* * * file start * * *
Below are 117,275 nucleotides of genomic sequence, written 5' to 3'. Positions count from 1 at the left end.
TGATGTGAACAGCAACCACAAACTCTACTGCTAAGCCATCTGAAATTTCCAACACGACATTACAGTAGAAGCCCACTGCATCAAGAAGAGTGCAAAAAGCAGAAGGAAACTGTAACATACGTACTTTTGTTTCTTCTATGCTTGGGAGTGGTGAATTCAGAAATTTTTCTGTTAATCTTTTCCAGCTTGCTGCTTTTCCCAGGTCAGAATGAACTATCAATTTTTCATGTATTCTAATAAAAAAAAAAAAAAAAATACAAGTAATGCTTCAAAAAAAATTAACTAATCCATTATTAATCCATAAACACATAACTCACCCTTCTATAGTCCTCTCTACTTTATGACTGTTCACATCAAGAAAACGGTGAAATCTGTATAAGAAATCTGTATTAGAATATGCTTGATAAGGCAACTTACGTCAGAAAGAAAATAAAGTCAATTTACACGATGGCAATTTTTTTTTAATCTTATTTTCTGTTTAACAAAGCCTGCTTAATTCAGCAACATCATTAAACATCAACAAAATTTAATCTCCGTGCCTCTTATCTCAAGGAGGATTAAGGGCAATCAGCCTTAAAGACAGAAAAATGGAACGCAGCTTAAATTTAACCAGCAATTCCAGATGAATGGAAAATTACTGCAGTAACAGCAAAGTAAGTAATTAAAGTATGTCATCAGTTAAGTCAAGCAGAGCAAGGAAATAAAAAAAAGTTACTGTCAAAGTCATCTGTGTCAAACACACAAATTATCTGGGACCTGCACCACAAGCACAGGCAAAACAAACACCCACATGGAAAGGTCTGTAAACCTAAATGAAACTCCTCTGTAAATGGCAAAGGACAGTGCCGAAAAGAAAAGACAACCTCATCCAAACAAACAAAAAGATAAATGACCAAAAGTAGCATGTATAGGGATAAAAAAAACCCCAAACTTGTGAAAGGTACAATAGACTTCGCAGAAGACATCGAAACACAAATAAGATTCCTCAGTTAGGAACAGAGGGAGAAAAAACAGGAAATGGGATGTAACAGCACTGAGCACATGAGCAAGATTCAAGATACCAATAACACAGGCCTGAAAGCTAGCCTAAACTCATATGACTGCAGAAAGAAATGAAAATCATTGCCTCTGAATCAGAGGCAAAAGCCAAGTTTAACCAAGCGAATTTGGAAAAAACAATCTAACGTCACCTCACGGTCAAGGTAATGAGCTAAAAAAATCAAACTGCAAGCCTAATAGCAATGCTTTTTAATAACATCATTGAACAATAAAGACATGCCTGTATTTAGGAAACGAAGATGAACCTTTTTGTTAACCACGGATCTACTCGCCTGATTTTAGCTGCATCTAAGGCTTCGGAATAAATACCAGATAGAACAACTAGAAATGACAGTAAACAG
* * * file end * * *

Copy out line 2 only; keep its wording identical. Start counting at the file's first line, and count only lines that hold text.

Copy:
TGATGTGAACAGCAACCACAAACTCTACTGCTAAGCCATCTGAAATTTCCAACACGACATTACAGTAGAAGCCCACTGCATCAAGAAGAGTGCAAAAAGCAGAAGGAAACTGTAACATACGTACTTTTGTTTCTTCTATGCTTGGGAGTGGTGAATTCAGAAATTTTTCTGTTAATCTTTTCCAGCTTGCTGCTTTTCCCAGGTCAGAATGAACTATCAATTTTTCATGTATTCTAATAAAAAAAAAAAAAAAAATACAAGTAATGCTTCAAAAAAAATTAACTAATCCATTATTAATCCATAAACACATAACTCACCCTTCTATAGTCCTCTCTACTTTATGACTGTTCACATCAAGAAAACGGTGAAATCTGTATAAGAAATCTGTATTAGAATATGCTTGATAAGGCAACTTACGTCAGAAAGAAAATAAAGTCAATTTACACGATGGCAATTTTTTTTTAATCTTATTTTCTGTTTAACAAAGCCTGCTTAATTCAGCAACATCATTAAACATCAACAAAATTTAATCTCCGTGCCTCTTATCTCAAGGAGGATTAAGGGCAATCAGCCTTAAAGACAGAAAAATGGAACGCAGCTTAAATTTAACCAGCAATTCCAGATGAATGGAAAATTACTGCAGTAACAGCAAAGTAAGTAATTAAAGTATGTCATCAGTTAAGTCAAGCAGAGCAAGGAAATAAAAAAAAGTTACTGTCAAAGTCATCTGTGTCAAACACACAAATTATCTGGGACCTGCACCACAAGCACAGGCAAAACAAACACCCACATGGAAAGGTCTGTAAACCTAAATGAAACTCCTCTGTAAATGGCAAAGGACAGTGCCGAAAAGAAAAGACAACCTCATCCAAACAAACAAAAAGATAAATGACCAAAAGTAGCATGTATAGGGATAAAAAAAACCCCAAACTTGTGAAAGGTACAATAGACTTCGCAGAAGACATCGAAACACAAATAAGATTCCTCAGTTAGGAACAGAGGGAGAAAAAACAGGAAATGGGATGTAACAGCACTGAGCACATGAGCAAGATTCAAGATACCAATAACACAGGCCTGAAAGCTAGCCTAAACTCATATGACTGCAGAAAGAAATGAAAATCATTGCCTCTGAATCAGAGGCAAAAGCCAAGTTTAACCAAGCGAATTTGGAAAAAACAATCTAACGTCACCTCACGGTCAAGGTAATGAGCTAAAAAAATCAAACTGCAAGCCTAATAGCAATGCTTTTTAATAACATCATTGAACAATAAAGACATGCCTGTATTTAGGAAACGAAGATGAACCTTTTTGTTAACCACGGATCTACTCGCCTGATTTTAGCTGCATCTAAGGCTTCGGAATAAATACCAGATAGAACAACTAGAAATGACAGTAAACAG